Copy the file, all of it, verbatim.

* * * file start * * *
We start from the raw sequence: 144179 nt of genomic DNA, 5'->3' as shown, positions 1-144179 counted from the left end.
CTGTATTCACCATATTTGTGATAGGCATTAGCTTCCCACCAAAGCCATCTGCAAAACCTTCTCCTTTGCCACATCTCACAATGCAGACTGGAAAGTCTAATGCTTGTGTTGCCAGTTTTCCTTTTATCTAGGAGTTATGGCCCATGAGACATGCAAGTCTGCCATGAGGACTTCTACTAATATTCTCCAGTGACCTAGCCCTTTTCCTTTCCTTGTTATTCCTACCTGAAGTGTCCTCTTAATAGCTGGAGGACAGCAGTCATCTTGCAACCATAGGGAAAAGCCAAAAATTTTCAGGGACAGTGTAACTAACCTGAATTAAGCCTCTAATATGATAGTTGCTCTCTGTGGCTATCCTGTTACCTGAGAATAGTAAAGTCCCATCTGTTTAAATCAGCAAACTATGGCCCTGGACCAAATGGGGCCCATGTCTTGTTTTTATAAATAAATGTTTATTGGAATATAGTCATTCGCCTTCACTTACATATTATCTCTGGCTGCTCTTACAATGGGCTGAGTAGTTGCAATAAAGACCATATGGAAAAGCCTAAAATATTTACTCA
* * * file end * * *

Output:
We start from the raw sequence: 144179 nt of genomic DNA, 5'->3' as shown, positions 1-144179 counted from the left end.
CTGTATTCACCATATTTGTGATAGGCATTAGCTTCCCACCAAAGCCATCTGCAAAACCTTCTCCTTTGCCACATCTCACAATGCAGACTGGAAAGTCTAATGCTTGTGTTGCCAGTTTTCCTTTTATCTAGGAGTTATGGCCCATGAGACATGCAAGTCTGCCATGAGGACTTCTACTAATATTCTCCAGTGACCTAGCCCTTTTCCTTTCCTTGTTATTCCTACCTGAAGTGTCCTCTTAATAGCTGGAGGACAGCAGTCATCTTGCAACCATAGGGAAAAGCCAAAAATTTTCAGGGACAGTGTAACTAACCTGAATTAAGCCTCTAATATGATAGTTGCTCTCTGTGGCTATCCTGTTACCTGAGAATAGTAAAGTCCCATCTGTTTAAATCAGCAAACTATGGCCCTGGACCAAATGGGGCCCATGTCTTGTTTTTATAAATAAATGTTTATTGGAATATAGTCATTCGCCTTCACTTACATATTATCTCTGGCTGCTCTTACAATGGGCTGAGTAGTTGCAATAAAGACCATATGGAAAAGCCTAAAATATTTACTCA